Bayroute has dedicated a considerable portion of its menu to flatbreads, so we had to try at least one, if not two. Our first was the Sebze Pide, a canoe shaped Turkish flatbread. It was topped with a medley of vegetables and fried eggplant in a saffron onion sauce with feta snow and kashkaval cheese. While I’m personally not a fan of flatbreads, finding them too bready almost every time, this pide was an exception. The vegetable filling packed such a bold flavour, that it didn’t let the bready-ness affect any bite.
We also had the Shakshouka, which is a round flatbread with Middle Eastern spiced tomatoes, onions, chilli pepper and cumin, topped with a baked egg. This was very different from the pide, in the way of the textures. While the eggplant in the pide made the topping creamy and soft, the tomatoes and onions in the shakshouka made for a slightly crunchy texture.
Both the flatbreads had a distinct personality and styles of their own, showing just how varied Middle Eastern cuisine is. Both the flatbreads were good orders and are ideal for when you’re sitting at a big table and passing it around.
To humour ourselves, we also placed an order for a simple chicken shawarma. Having eaten Carter Road shawarma for years, we were prepared for a shawarma experience that would take us to the next level. The soft and succulent shawarma was probably one of the best dishes we ate. The creamy hummus made a comeback in this dish and is what it made it so damn good. This shawarma has definitely spoilt us, because we’re not settling for Carter Road Shawarma again!
For our main course, we ate a Moussaka, which was literally half a roasted eggplant stuffed with potato and zucchini in a creamy béchamel and tomato sauce. While it’s on the heavier side, it’s truly a delicacy that you can’t miss, especially if you’re a vegetarian. Guys, trust me and give this baingan a try.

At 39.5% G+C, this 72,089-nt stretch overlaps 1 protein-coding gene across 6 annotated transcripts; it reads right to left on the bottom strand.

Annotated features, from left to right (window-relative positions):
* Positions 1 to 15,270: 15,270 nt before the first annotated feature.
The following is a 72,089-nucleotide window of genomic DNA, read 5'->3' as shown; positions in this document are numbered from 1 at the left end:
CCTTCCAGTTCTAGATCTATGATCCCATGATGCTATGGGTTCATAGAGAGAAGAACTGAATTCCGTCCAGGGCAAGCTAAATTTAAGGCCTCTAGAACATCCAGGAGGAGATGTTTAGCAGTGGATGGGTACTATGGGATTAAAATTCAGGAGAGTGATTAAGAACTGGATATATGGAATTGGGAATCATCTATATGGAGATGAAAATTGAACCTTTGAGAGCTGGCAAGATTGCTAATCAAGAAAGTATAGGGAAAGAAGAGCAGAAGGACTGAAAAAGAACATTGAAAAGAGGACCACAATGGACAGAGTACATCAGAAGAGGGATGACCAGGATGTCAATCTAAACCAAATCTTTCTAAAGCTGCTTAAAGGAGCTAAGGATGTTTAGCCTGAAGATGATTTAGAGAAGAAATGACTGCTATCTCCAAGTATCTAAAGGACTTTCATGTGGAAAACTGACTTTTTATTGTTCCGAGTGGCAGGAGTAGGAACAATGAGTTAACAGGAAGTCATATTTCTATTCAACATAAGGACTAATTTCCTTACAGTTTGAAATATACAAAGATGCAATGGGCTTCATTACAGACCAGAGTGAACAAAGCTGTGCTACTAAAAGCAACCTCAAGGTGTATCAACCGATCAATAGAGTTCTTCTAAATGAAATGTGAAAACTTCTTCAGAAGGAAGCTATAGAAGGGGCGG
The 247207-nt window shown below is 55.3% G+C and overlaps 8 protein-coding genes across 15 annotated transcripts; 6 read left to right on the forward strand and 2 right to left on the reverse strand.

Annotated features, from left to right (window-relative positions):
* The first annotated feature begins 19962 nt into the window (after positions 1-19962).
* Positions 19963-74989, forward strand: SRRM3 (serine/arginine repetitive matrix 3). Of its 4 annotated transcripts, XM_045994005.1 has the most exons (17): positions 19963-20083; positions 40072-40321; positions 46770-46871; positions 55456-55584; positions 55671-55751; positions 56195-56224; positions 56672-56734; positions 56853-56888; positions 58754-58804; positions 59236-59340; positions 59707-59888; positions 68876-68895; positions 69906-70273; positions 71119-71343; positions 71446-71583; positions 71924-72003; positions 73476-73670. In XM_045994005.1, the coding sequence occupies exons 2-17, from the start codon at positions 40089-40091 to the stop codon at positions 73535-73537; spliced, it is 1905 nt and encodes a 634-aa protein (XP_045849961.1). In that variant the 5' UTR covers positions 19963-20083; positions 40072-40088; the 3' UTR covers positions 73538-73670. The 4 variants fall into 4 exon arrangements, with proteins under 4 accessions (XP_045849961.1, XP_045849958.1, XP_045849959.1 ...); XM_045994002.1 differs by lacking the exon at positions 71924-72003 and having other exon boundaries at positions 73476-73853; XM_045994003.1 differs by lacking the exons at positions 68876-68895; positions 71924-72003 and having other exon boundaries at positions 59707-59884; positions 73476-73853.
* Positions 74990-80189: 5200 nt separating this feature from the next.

For our non-vegetarian main course, we chose the Machboos Al Kuzu. This was an Egyptian spiced rice cooked in a lamb jus and topped with fresh mint, crunchy pistachios and fried onions. The rice was served with juicy, well-seasoned pieces of lamb. While the rice looked dry, it was actually really rich in flavour. The buttery and flavoured rice was unlike anything I’d had before. It wasn’t as rough and bold as a biryani can be, but instead, was subtle yet significant.
Finally, for dessert, we were spoilt for choice! We went with a Lotus Milk Cake, which was a sponge cake drowned in flavoured milk and a lotus biscuit caramel mascarpone whipped cream. It was a simple dessert but failed to match up to the glorious-ness of our meal.
I would go back here for a birthday dinner date with a parent, or a fancy date night. My repeat orders would include the hummus, kebabs, and anything with Lotus Biscoff in it! Next time around, however, I would like to indulge in their bespoke selection of cocktails, that were unfortunately not up for service when we visited, because they were yet to receive approval on appropriate licences. All in all, we had a wonderful time at Bayroute, exploring a cuisine truly under-represented in our booming city.